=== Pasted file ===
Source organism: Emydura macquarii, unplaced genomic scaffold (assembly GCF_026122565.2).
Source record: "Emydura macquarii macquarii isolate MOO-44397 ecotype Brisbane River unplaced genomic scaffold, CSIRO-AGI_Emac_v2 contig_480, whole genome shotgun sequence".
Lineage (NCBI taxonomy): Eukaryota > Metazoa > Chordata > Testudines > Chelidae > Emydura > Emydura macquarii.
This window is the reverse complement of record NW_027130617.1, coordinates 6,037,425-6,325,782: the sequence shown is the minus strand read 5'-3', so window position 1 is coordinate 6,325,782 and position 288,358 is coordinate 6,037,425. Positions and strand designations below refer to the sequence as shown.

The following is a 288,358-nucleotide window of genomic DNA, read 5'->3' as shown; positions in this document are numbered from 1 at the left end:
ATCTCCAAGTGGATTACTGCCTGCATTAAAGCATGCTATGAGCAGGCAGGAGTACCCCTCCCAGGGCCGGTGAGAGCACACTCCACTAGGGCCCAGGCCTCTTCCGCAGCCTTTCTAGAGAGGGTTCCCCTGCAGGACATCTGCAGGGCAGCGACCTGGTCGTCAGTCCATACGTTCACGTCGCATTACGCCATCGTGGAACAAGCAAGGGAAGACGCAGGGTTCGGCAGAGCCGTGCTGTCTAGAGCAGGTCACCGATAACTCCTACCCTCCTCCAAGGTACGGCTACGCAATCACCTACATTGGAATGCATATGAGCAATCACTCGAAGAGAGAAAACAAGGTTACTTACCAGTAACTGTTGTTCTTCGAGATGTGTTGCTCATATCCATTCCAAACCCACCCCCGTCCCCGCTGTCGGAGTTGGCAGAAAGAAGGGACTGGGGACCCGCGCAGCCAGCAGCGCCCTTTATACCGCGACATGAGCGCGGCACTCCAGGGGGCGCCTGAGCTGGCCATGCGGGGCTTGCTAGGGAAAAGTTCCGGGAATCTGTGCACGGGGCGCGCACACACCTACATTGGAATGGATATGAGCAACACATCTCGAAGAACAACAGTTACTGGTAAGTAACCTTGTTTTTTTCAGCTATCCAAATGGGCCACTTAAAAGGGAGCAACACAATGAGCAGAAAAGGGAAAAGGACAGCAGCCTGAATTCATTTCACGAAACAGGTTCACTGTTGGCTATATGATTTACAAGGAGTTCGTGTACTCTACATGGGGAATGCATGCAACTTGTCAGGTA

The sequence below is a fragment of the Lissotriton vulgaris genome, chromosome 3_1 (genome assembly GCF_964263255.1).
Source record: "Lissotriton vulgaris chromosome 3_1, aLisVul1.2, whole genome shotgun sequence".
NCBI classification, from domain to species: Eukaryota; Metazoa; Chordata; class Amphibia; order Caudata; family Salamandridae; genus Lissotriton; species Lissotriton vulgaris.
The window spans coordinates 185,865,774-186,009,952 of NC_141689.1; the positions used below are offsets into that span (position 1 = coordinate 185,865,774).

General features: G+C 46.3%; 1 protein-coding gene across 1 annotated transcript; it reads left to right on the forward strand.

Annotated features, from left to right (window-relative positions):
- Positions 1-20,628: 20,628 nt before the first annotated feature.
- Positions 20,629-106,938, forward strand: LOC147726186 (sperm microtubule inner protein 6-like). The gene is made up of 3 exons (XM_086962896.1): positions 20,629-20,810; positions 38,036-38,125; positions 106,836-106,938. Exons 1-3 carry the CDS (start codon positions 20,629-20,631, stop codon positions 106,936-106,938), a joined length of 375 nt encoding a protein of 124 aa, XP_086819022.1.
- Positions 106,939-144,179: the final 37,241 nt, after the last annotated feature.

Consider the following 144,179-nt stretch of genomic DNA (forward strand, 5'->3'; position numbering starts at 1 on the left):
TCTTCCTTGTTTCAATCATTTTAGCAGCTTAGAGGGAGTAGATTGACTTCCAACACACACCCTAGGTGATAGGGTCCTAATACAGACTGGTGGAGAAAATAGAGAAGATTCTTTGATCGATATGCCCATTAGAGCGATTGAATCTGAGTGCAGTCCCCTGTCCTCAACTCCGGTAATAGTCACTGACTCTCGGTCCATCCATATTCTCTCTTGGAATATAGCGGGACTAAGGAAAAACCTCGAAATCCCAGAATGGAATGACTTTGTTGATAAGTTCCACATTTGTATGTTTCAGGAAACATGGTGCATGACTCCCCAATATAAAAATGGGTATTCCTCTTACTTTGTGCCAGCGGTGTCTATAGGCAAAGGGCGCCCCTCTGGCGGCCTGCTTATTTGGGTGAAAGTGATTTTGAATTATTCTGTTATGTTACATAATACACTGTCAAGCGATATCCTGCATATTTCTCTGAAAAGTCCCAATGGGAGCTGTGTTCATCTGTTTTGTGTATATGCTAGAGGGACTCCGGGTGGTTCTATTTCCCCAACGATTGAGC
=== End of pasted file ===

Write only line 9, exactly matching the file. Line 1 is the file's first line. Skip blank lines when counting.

NCBI classification, from domain to species: Eukaryota; Metazoa; Chordata; class Amphibia; order Caudata; family Salamandridae; genus Lissotriton; species Lissotriton vulgaris.